Editor’s note: Steven Fassnacht, a professor of snow hydrology, and Sunshine Swetnam, an assistant professor of natural resources at Colorado State University, wrote this piece for The Conversation in February 2022. Colorado State is a contributing institution to The Conversation, an independent collaboration between editors and academics that provides informed news analysis and commentary to the general public. See the entire list of contributing faculty and their articles here.
The Winter Olympics is an adrenaline rush as athletes fly down snow-covered ski slopes, luge tracks and over the ice at breakneck speeds and with grace.
When the first Olympic Winter Games were held in Chamonix, France, in 1924, all 16 events took place outdoors. The athletes relied on natural snow for ski runs and freezing temperatures for ice rinks.
Nearly a century later, in 2022, the world watched skiers race down runs of 100% human-made snow near Beijing. Luge tracks and ski jumps have their own refrigeration, and four of the original events are now held indoors: Figure skaters, speed skaters, curlers and hockey teams all compete in climate-controlled buildings.
Innovation made the 2022 Winter Games possible in Beijing, but snowmaking can go only so far in a warming climate.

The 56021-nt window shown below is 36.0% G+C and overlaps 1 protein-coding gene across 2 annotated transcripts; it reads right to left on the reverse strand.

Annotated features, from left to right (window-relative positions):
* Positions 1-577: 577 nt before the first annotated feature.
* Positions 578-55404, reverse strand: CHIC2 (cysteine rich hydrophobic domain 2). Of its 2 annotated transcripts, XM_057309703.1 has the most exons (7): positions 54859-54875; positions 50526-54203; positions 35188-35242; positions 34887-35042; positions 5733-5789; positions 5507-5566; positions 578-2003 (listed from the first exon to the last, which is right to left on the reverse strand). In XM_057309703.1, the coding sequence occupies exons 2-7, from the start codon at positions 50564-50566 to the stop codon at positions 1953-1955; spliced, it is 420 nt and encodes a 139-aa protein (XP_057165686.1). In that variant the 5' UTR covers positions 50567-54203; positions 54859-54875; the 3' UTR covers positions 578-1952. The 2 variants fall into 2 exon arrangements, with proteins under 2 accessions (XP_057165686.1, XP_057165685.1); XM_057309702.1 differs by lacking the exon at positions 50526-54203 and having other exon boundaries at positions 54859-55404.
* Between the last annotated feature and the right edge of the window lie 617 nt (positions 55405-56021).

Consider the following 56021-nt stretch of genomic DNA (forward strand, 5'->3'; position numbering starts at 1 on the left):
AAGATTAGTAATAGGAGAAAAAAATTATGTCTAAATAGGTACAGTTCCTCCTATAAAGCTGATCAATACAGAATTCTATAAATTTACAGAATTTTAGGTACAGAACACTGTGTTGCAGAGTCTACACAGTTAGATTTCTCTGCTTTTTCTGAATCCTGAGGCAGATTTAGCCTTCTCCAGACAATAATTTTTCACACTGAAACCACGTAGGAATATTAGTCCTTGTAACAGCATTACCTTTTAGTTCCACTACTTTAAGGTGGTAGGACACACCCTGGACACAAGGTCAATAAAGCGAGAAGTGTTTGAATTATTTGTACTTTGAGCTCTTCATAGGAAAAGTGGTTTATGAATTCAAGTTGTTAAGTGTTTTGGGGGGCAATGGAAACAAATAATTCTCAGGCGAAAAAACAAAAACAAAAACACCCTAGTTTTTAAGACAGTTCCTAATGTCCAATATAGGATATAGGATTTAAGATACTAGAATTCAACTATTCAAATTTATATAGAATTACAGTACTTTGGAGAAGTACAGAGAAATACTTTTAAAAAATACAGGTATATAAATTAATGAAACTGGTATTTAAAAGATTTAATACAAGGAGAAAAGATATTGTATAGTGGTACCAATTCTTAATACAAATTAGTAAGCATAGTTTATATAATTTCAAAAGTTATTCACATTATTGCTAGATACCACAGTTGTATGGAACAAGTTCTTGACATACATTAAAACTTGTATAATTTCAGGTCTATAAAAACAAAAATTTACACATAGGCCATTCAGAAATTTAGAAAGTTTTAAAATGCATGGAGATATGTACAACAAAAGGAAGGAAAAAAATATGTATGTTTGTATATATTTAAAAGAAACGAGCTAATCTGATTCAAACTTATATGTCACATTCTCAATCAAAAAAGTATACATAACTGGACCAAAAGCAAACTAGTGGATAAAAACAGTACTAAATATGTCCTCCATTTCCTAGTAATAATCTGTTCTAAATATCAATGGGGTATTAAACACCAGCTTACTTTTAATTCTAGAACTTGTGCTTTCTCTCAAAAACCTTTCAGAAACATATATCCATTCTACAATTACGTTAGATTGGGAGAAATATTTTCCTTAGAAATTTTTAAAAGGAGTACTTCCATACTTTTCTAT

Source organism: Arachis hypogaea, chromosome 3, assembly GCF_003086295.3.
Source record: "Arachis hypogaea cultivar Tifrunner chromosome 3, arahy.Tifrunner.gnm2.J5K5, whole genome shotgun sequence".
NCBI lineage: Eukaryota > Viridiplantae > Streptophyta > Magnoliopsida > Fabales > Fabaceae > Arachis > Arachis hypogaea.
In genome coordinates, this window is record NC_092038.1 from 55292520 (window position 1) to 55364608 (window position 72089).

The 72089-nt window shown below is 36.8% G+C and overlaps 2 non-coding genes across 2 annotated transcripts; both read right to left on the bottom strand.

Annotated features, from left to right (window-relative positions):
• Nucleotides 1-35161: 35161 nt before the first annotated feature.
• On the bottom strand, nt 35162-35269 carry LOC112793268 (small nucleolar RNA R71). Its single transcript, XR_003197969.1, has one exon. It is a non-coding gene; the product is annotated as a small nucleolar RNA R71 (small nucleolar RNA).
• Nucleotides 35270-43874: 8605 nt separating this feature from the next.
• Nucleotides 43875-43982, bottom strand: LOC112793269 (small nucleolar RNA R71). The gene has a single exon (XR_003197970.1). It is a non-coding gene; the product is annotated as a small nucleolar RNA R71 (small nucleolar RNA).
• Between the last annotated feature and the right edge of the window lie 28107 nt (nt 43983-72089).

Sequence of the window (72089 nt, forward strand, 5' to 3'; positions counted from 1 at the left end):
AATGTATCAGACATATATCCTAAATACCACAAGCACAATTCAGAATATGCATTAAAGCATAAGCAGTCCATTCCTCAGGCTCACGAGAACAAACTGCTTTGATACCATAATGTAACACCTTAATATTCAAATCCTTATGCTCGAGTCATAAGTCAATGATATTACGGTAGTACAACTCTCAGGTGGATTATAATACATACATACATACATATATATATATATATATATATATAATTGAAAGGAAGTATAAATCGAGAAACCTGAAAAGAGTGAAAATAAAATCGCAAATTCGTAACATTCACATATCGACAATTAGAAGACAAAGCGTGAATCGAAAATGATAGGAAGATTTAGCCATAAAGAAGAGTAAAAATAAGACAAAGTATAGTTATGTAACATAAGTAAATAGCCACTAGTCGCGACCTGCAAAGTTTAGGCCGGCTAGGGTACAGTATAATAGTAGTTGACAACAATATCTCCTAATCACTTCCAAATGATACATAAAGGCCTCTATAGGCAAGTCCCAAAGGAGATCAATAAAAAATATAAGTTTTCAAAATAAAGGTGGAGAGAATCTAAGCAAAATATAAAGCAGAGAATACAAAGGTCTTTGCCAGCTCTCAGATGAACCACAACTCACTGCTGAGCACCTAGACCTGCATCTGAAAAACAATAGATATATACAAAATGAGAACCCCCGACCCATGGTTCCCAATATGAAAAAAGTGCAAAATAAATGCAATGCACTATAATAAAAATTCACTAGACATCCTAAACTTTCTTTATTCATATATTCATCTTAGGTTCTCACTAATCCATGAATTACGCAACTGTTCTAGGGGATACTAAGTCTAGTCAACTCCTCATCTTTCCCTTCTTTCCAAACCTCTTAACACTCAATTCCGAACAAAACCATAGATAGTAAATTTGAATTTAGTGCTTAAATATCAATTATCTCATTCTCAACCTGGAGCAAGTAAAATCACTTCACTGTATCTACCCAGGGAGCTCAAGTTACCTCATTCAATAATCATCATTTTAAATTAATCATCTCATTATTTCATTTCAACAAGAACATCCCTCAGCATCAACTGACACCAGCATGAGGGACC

As global temperatures rise, what will the Winter Games look like in another century? Will they even be possible?
Former host cities that would be too warm
The average daytime temperature of Winter Games host cities in February has increased steadily since those first events in Chamonix, rising from 33 degrees Fahrenheit (0.4 C) in the 1920s-1950s to 46 F (7.8 C) in the early 21st century.
In a recent study, scientists looked at the venues of 19 past Winter Olympics to see how each might hold up under future climate change.
They found that by midcentury, four former host cities – Chamonix; Sochi, Russia; Grenoble, France; and Garmisch-Partenkirchen, Germany – would no longer have a reliable climate for hosting the Games, even under the United Nations’ best-case scenario for climate change, which assumes the world quickly cuts its greenhouse gas emissions. If the world continues burning fossil fuels at high rates, Squaw Valley, California, and Vancouver, British Columbia, would join that list.
By the 2080s, the scientists found, the climates in 11 of 21 former venues would be too unreliable to host the Winter Olympics’ outdoor events; among them were Turin, Italy; Nagano, Japan; and Innsbruck, Austria.
These venues would all be susceptible to problems associated with snowmaking.
Ideal snowmaking conditions today require a dewpoint temperature – the combination of coldness and humidity – of around 28 F (-2 C) or less. More moisture in the air melts snow and ice at colder temperatures, which affects snow on ski slopes and ice on bobsled, skeleton and luge tracks.
As Colorado snow and sustainability scientists and avid skiers, we’ve been watching the developments and studying the climate impact on the mountains and winter sports we love.